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Please send questions to:  hindumind@yahoo.com.  
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Question:
I got your name from the hindunet.org website and was wondering if I could ask you a few questions. I am in a relationship with a gentleman who has a father from East India and a mother from Canada. As my boyfriend and I have begun discussing marriage, an Indian Wedding has been discussed. I am Christian and my boyfriend is not religious. I would like to have a wedding that is not  in a church and performed by a justice of the peace, so as not to make religion an issue of this  marriage. We have discussed this and we do not plan on raising children in any specific religion, rather we will leave it up to their choice. My boyfriend would like to have an Indian wedding so as to please his parents. His parents would like for him to have an Indian wedding in addition to a traditional American wedding. He is not a practicing Hindu. I am having trouble with the idea of participating in a religious Hindu ceremony, since I am a Christian. I have no intention of practicing the Hindu religion. The ceremony is simply to please his parents and to make the marriage recognized by his family that remains in India. Would it be looked upon poorly for a wedding such as this to take place? In general, what type of religious aspects are involved in the seven wedding vows? Do you have any suggestions?          

I would greatly appreciate your help!

 Answer:  Hindu religion is not a religion in the sense a religion is understood in the West.
Hindu religion does not divide humanity into holy believers and unholy others. It respects all
religions and considers them as different paths to the ultimate human goal of communion with God, which in other frames of reference is also called nirvana, moksha, etc. If someone asked me:  “What would I get, if I study or practice Hinduism?”  I would say:  “If you are a Christian you would become a better Christian.  If you are a Muslim, you will become a better Muslim. If you are a Jew, you will become a better Jew.  Whatever you are, you will become better.”  Making a human being a “better” human being is the only goal of Hindu religious tradition.  There is no theological necessity in Hinduism for proselytization.  All Hindu religious doctrines are universal in content and character.  The world is viewed as one family (vasudhaiva kutumbhkam). Even Hindu prayers are universal.  When Hindus pray, they do not pray for themselves, they pray for all humans, animals, birds and even the plants and trees.  This is why Henry David Thoreau, one of the greatest American minds, once said,” Whenever I have read any part of the Vedas (Hindu scriptures), I have felt that some unearthly and unknown light illuminated me.”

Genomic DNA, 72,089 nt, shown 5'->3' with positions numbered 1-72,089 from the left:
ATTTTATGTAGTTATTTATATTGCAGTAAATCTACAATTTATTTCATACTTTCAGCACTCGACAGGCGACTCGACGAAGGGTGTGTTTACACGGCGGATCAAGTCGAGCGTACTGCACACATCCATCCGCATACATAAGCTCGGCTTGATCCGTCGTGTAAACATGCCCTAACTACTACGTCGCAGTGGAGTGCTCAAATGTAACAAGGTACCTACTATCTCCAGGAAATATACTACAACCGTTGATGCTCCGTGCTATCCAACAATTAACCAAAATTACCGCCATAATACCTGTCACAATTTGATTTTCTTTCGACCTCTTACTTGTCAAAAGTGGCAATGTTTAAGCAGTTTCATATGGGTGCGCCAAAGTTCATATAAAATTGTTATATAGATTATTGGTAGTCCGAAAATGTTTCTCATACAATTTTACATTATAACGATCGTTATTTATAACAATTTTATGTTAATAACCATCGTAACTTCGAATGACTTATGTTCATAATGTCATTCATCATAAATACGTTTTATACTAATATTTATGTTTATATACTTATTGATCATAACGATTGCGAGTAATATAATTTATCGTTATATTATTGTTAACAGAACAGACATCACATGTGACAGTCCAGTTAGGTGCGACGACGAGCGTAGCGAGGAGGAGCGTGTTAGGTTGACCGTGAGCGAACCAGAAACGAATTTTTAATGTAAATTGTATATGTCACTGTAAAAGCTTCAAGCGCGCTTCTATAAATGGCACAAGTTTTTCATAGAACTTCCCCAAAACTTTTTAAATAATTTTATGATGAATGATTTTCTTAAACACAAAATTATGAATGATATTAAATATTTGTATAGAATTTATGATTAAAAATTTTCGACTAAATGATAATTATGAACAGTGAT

In Hinduism, wedding ceremony is viewed as the beginning of a responsible and purposeful life. Prayers are offered to God (symbolized by nuptial fire) in the presence of family and friends for successful wedded life.  The major part of a Hindu wedding ceremony is what is called sapatpadi (seven promises).  The bride and the groom take seven steps together around the  nuptial fire and make the seven promises: to nourish each other, to grow together in strength, preserve wealth, share in joys and sorrows, care for children, be together forever, remain lifelong friends like two wings of a bird.  There is nothing Hindu about these seven promises. They are universally applicable to successful married life.  There is nothing in Hindu wedding ceremony that challenges the faiths and practices of any other religion.  As such a Hindu wedding ceremony could be called “a human wedding ceremony.”  In American culture, a wedding is a wedding between individuals.  However, in Hindu culture, a wedding is a wedding between two families. 

I suggest that you go ahead with both weddings, a traditional Christian wedding as well
as a traditional Hindu wedding.  After all, without traditions, we would be no more than a
single species without any individuality or identity. By participating in the rites of one religion
does not mean that one is adopting that religion. When an American tourist visits a temple in India, he takes his shoes off and bows down to pray, but that doesn't mean he has become a Hindu. Performing both weddings would actually be the very first of many compromises that will need to be made for a wedded life to be successful. A wedded life without compromises is akin to a forest without trees or a river without water. 

My best wishes to both of you for a happy and prosperous wedded life together.